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How to backup server your files from rescue mode (with MySQL Backup)
#1
This tutorial is made specially for HostLease vps holders and whats a backup for their servers
As we all know, there was some problems with HostLease Network which sadly lead to immediate end for the sponsorship and to backup your files you will need rescue mode enabled on your server, so at first make a topic in private vps support and admins will start it for you (they may change the root password to the default one that was in the vps request topic)
So at first you need to login with your ssh details but 22 port only will be available for ssh even if you disabled it and opened another port.
First step to do after logging in at rescue mode is to mount your disk space into rescue mode so get your disk info by using
Terminal
root@rescue:~# fdisk -l

Disk /dev/vda: 704 MiB, 738197504 bytes, 1441792 sectors
Units: sectors of 1 * 512 = 512 bytes
Sector size (logical/physical): 512 bytes / 512 bytes
I/O size (minimum/optimal): 512 bytes / 512 bytes
Disklabel type: dos
Disk identifier: 0x2dd1bce6

Device     Boot Start     End Sectors  Size Id Type
/dev/vda1  *     2048 1435647 1433600  700M 83 Linux

Disk /dev/vdb: 75 GiB, 80530636800 bytes, 157286400 sectors
Units: sectors of 1 * 512 = 512 bytes
Sector size (logical/physical): 512 bytes / 512 bytes
I/O size (minimum/optimal): 512 bytes / 512 bytes
Disklabel type: dos
Disk identifier: 0x000b136f

Device     Boot     Start       End   Sectors Size Id Type
/dev/vdb1  *         2048 148897792 148895745  71G 83 Linux
/dev/vdb2       148897793 157286399   8388607   4G 82 Linux swap / Solaris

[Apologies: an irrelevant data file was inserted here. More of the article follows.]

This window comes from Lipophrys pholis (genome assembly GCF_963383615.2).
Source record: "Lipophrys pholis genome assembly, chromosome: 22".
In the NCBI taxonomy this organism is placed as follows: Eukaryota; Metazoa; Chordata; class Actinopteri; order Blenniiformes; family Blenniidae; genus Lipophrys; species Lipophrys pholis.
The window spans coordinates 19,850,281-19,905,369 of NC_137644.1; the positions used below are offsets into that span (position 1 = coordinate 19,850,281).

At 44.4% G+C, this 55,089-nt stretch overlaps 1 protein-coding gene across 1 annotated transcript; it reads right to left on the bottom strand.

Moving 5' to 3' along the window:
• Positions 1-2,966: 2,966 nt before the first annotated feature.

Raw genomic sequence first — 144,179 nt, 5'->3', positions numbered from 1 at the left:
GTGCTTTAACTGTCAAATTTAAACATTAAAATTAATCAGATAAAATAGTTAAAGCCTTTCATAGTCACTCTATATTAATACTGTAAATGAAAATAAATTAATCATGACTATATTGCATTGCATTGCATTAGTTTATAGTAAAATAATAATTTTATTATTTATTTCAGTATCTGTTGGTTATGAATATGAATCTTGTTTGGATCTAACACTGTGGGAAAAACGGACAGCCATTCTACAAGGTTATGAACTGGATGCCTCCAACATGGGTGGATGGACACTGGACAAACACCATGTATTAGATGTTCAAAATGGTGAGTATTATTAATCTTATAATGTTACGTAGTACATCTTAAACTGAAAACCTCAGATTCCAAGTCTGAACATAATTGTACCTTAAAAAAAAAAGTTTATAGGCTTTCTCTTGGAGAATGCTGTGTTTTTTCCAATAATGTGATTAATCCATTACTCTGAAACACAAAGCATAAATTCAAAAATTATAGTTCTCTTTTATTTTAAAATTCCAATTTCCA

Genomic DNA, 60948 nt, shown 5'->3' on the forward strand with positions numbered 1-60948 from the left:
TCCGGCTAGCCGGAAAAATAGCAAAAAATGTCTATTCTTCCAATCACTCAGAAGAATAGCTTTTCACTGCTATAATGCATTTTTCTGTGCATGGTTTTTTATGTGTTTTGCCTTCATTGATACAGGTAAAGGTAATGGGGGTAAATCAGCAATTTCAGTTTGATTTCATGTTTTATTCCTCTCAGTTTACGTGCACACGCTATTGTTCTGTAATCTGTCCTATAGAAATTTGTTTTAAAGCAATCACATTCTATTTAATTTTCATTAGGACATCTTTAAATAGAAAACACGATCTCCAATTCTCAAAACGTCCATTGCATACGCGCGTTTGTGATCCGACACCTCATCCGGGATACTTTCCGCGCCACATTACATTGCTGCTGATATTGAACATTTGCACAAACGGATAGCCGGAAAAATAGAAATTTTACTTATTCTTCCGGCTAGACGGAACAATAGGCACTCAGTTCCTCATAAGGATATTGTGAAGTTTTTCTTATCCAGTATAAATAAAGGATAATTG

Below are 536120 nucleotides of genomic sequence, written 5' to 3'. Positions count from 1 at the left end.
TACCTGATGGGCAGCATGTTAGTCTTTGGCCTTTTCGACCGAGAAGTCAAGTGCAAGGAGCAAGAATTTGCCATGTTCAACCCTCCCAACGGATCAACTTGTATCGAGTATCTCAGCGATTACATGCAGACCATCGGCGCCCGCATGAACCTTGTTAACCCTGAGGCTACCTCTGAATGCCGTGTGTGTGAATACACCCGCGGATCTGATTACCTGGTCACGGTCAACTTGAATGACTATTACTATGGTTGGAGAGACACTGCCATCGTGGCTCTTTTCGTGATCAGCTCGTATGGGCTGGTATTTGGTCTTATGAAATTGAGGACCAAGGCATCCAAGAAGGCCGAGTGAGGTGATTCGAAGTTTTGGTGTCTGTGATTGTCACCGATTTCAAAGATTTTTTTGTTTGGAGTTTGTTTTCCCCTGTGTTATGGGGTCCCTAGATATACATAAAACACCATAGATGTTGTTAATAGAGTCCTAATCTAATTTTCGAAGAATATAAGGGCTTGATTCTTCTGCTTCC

root@rescue:~#
So here my disk space was in /dev/vdb1 and thats thats probably with all users
Second step is to make a directory for the disk
Terminal
mkdir /backup
Third step to do is to mount the disk in that directory
Terminal
mount -t auto -o ro /dev/vdb1 /backup
Fourth step is to check if its mounted successfully
Terminal
root@rescue:~# df -h
Filesystem      Size  Used Avail Use% Mounted on
/dev/vda1       672M  653M     0 100% /
udev             10M     0   10M   0% /dev
tmpfs           793M   81M  713M  11% /run
tmpfs           2.0G     0  2.0G   0% /dev/shm
tmpfs           5.0M     0  5.0M   0% /run/lock
tmpfs           2.0G     0  2.0G   0% /sys/fs/cgroup
/dev/vdb1        70G  8.4G   58G  13% /backup
root@rescue:~#
Fifth step is to login with the same info at filezilla/wincp and go to backup folder, it will give u access to all directories of the server.
This was how can you backup your files, to backup your MySQL database you can find them in /var/lib/mysql or the directory that contains MySQL my.cnf file you can download the folder of the mysql that you want and upload it to the another host/place when you need it.
Hope you liked the tutorial Heart
I typed this in 5 minutes so if there is any grammar mistakes tell me in private and i will edit them, if anyone got edits/questions for this topic you can leave leave a reply
Gimme +rep Heart
[Image: img.php?userid=496]
Thanks For Post4VPS and HostLease for the amazing VPS 18
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#2
Good job but this is more of a tutorial for/about "how to mount partitions in Linux via command line" based on something you had to do to achieve a goal and what you did to get to it. There is nothing about doing the backup of the MySQL databases.

Well, you did mention the path where the database files are usually stored:
- /var/lib/mysql usually ALWAYs contains the database files (mind the "usually" since you can change the path but that path is the default).
- /etc/mysql (and similar) is just the folder with the MySQL database server configuration files and you won't find the databases there.

Backing up the database files by copying them from /var/lib/mysql is a bit of a last resort usually. Depending on how the database server was shutdown the files might be "unclean" as the shutdown was not clean/proper. If you import that into a new server you might run into some issues. Just need to be careful.

To backup it up properly you could rebind the local /var/lib/x to /var/lib/x on the drive you are trying to backup, then install MySQL and do a clean start of it to get the database checked and such and after that run a mysqldump. However that is more advanced than it sounds like for most users.
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#3
Actually @Hidden Refuge you are right, seems that because my MySQL server didn't shut down well the files are unclean which caused me some errors in the database i moved like  #1033 - Incorrect information in file: './xx/xx.frm'